A five year waste strategy document was presented to Test Valley Borough Council’s Cabinet last week. Members were able to see both the national and local context, the borough’s waste journey over time; service performance and the outcome of public consultations. The final section has a concise action plan with realistic and deliverable projects. http://www.testvalley.gov.uk/wasteandrecycling
Environmental Portfolio Holder, Councillor Graham Stallard said “ The Council’s waste collection service is rightly applauded by many of our residents and members. More than 53,500 properties are visited weekly – that’s nearly 3 million visits a year – with a very low percentage of missed bins.
“Costs have been contained – despite a substantial house building programme in Test Valley – by the effective reorganisation of collection rounds and the Council’s home grown “Recycling Stars” initiative is a successful and well known campaign. As a partner in Project Integra, we also share the success of Hampshire’s low landfill percentage – one of the leading authorities in the UK in 2017, with only 6.14% of our waste going to landfill. That means that nearly 94% of our waste is either recycled or used to produce electricity.
“However, we want to do more to increase our 33.1% recycling percentage, particularly with regard to the collection of recyclable material currently being put into black bins, and we recognise that providing continuous improvement in respect of waste minimisation, reuse, recycling and composting is an important issue and a key priority for both residents and members. Being an ‘in-house’ service means we offer a reliable, high quality and efficient service for the borough’s residents.”
Through several public consultations, residents were given the opportunity to share their opinions on a variety of waste related topics. The strategy document shows those ideas and options and which ones are feasible for further consideration. The overwhelming consensus was for a system that collected the largest range of materials possible and was simple for residents to follow and understand.
One of the key priorities in the Council’s Corporate Plan 2015-19 is ‘Enjoy: the natural and built environment’ and within this priority it states investment in ‘increasing recycling and reducing the amount of household waste’.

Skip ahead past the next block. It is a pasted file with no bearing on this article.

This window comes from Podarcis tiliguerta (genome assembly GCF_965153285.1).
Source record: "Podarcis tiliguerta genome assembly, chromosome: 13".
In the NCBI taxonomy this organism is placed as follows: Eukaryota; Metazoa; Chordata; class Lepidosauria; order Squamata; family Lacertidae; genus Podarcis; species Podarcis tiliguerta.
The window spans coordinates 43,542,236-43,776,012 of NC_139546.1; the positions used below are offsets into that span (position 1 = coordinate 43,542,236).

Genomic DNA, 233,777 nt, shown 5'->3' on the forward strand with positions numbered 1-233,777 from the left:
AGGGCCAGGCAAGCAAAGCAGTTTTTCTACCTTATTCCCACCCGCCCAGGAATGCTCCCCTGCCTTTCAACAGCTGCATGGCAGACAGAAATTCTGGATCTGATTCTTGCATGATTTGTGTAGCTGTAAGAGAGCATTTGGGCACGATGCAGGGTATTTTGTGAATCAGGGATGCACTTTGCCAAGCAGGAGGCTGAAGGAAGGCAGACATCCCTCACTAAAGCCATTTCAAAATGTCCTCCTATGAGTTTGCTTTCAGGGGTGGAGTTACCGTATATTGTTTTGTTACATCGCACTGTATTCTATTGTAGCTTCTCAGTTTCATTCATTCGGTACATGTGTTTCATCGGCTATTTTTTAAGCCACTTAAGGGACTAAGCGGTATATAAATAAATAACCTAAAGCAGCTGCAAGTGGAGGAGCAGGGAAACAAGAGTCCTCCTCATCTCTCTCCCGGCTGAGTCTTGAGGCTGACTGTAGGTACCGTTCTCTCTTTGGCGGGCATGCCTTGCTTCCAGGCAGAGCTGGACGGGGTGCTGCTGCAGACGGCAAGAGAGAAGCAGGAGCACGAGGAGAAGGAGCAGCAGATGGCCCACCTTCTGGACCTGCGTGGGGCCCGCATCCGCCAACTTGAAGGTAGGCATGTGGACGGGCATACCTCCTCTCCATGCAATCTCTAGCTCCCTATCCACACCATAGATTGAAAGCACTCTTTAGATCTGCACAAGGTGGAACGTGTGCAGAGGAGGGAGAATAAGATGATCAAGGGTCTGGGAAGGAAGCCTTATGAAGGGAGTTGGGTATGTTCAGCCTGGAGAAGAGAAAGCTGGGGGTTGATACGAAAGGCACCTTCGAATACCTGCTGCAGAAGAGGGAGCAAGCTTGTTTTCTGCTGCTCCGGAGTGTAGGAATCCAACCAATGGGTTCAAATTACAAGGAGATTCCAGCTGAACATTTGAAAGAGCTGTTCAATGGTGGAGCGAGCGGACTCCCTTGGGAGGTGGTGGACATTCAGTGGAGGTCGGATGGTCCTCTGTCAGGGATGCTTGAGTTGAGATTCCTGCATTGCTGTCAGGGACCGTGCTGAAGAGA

In 2016/17 nearly 24,500 tonnes of household waste was collected from the black bins and nearly 8,000 tonnes of recyclable material from the brown bins. Over 1,000 tonnes of this was rejected after sorting and had to be disposed of in a landfill site or burnt at an Energy from Waste facility instead. Recycling bin contamination is becoming an increasing issue throughout Hampshire. Within Test Valley we have put measures in place to try and reduce this and we are closely monitoring our levels of contamination.
The strategy document also highlights work currently being undertaken by Project Integra including support for a new single Super Material Recycling facility which will manage a wider range of materials including pots, tubs, trays and cartons. Currently only plastic bottles are collected within Hampshire, which are then sorted and sent on for reprocessing within UK and Europe.
· We also provide garden waste, bulky waste and clinical waste collections. The Garden Waste Collection Service is a popular service with more than 12,500 households subscribing annually, contributing over 7% to the borough’s 33.1% recycling rate (2016/17).
· We maintain a network of over 100 local recycling centres which collect a variety of materials: glass bottles and jars, textiles, media and books, cartons and aluminium foil. In 2016/17, we collected more than 2,500 tonnes of glass for recycling.
· We also clean the borough’s streets and the material we collect (litter, detritus, leaves etc.) all negatively counts within our recycling rate calculations. In 2016/17, nearly 2,500 tonnes of street cleansing material was included in the calculation.